RANDALL: We have a number of very good pathology collections which were collected in a variety of situations. One of our collections, the Hrdlička Collection, was collected for the 1915 exposition. It was the Museum of Man's very first collection. And we also have some this were anatomy professors', like, teaching collections that were then donated to the museum. And we do have some archaeological skeletons too, but they're older. Because we don't actively excavate any longer of but there are some older archaeological skeletons as well that Were excavated by curators back in the 60s or the 20s even.

CAVANAUGH: I'm wondering if the field has advanced in technology or what you can learn from a bone since the time you started in school to now that you're a practicing anthropologist.

RANDALL: Yeah, it definitely has. The technology that they show on TV or in the movies, it's probably definitely gonna get there. There are things like this laser scanner I just mentioned we would have never had something like that when I started school. So we have digitizers where you can just touch the little pinpoint approximate a part of the skeleton, and it takes a measurement and plug its into a formula and re61 instructs the skull. There are really amazing things out there that the field has come a long way.

CAVANAUGH: That does sound amazing. We have a caller on the line, Doug is calling from La Jolla. Good morning, Doug, welcome to These Days.

NEW SPEAKER: Thank you very much for ticking my call. I just wanted to say that one of the issues with the CSI type shows is that they are essentially science fiction. They're showing what's possible and what doesn't exist today. . And I'm an engineer, and specifically in robotics, and this is a problem that we've been having for decades. That everyone expects that we can make R2D2 now, and we really can't. So it's a very similar problem the lay public doesn't understand what the current limitations really are.

CAVANAUGH: I wonder, Doug, has there been any outreach in your field to kind of get the public up to speed on what's actually possible in your line?

NEW SPEAKER: Certainly. I would say that the first series of technology games for schools is a good example of science technology and engineering and mathematics type training that we're trying to get out to kids so that they know both where job opportunities are in the science fields like anthropology, but also that they'll know where we're really at.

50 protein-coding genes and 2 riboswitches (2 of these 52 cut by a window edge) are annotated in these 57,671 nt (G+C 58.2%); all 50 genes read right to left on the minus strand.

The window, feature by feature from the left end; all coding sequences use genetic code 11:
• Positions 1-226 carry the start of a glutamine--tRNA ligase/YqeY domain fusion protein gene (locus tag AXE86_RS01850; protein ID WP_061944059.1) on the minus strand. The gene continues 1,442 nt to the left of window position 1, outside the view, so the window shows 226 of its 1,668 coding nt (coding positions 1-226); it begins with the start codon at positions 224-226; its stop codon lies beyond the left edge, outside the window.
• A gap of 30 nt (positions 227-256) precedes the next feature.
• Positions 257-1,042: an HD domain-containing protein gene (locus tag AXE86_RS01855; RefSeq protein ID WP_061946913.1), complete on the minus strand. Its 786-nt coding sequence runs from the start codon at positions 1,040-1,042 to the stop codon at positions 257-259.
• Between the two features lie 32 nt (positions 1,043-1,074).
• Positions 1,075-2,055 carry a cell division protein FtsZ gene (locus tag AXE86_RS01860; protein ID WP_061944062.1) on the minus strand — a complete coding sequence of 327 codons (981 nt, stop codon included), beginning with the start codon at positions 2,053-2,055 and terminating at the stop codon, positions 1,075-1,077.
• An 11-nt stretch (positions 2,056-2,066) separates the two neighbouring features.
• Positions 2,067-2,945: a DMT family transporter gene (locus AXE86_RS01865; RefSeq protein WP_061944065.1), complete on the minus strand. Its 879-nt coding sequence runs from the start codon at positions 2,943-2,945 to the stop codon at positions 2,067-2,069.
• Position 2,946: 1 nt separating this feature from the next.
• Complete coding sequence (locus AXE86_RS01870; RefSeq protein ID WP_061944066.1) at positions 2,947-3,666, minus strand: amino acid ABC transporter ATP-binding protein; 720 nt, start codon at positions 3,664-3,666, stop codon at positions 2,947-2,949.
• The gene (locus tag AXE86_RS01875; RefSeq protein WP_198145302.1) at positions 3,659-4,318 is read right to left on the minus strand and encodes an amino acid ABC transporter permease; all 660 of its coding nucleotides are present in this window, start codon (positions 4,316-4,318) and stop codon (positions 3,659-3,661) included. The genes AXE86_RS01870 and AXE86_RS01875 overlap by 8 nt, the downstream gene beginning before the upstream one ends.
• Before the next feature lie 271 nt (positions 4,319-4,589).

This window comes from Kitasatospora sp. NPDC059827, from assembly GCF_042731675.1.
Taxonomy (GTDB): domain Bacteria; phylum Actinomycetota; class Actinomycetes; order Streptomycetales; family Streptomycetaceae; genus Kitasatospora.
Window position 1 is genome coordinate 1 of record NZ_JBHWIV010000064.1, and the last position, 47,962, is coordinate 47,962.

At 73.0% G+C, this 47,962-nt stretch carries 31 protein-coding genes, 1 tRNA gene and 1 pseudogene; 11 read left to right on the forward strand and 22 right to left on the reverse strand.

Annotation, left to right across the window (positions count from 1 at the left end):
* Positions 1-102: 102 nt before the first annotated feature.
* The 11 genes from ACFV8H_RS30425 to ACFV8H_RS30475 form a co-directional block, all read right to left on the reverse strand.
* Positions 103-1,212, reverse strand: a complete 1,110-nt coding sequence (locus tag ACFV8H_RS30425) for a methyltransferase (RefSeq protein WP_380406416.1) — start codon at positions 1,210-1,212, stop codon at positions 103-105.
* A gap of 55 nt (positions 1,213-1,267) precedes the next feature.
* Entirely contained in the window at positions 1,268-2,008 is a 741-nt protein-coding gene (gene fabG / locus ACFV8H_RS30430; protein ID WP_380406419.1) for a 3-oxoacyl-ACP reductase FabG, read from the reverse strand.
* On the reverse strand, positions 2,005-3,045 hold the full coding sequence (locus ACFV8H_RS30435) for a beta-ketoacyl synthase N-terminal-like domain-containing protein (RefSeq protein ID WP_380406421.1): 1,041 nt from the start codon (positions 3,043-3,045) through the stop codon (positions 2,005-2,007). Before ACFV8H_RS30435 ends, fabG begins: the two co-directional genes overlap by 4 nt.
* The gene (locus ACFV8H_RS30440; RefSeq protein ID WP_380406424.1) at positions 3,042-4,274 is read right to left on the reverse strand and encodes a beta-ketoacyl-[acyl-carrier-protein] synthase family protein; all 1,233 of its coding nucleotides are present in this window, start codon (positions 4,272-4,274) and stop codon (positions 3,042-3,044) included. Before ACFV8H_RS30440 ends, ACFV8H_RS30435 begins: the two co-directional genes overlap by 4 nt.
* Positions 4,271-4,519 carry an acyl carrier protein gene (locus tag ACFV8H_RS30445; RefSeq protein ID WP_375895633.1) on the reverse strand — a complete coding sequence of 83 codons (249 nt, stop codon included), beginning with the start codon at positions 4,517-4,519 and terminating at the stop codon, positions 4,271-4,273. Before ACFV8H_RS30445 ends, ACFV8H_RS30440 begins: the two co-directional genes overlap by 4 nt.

CAVANAUGH: Right. I appreciate the call. Thanks very much. I I'm wondering though if that kind of super sized anthropology that you see in TV and movies isn't the kind of thing that actually hooks kids and gets them so excited about going into that field.

RANDALL: That's an excellent point. I have seen a lot of students who love archaeology just because they love Indiana Jones. So I mean, if it's gonna get kids interested in anthropology, I'm all for it.

CAVANAUGH: Was there a time when skeletons were under estimated as a resource for information?

RANDALL: Definitely. There are some collections that we have where, like, at that time in the twenties or the thirties they weren't interested in the vertebral column. So I'll have entire collections, where they actually excavated, and it was a full complete skeleton but they just didn't take the vertebrae. So I have this full complete skeleton with no spine. And it's just because at that time they didn't think there was anything interesting to be learned from the spine.


RANDALL: So there are things like that, that just basic curation has changed too.

CAVANAUGH: So in other words when they took the skeleton from wherever it was, they just sort of threw away the spine.

RANDALL: Oh, yeah.

CAVANAUGH: That must kill you to know that.

RANDALL: It does, it does.

CAVANAUGH: But I want to also focus on what's happening at this Strange Bones exhibit at the Museum of Man, because there are a lot of bones that weren't thrown away. Of a lot of very interesting things that you wouldn't expect to come across. Tell us about what we'll see in this exhibit.

RANDALL: The exhibit basically focuses on the fact that the skeleton is a living tissue. And it will change over time if bones -- if there's parts of the that is needed or not needed. Or in it's being reshaped or reformed due to stress or a habitual activity, that it will change over time. So the exhibit focuses on different situations like whether it's trauma or a nutritional deficiency or an infectious disease that will change the skeleton and what it looks like when it's being -- I'm sorry, I'm blanking. Being, like, affected by that disease or that pathology.

CAVANAUGH: Right, right. So we have a tendency, when I say we, I mean the lay public, have a tendency to think of bones as, you know, pretty solid like teeth. You don't expect your teeth to grow into any unusual way. You just expect a femur to look like a femur. But that's not always the case.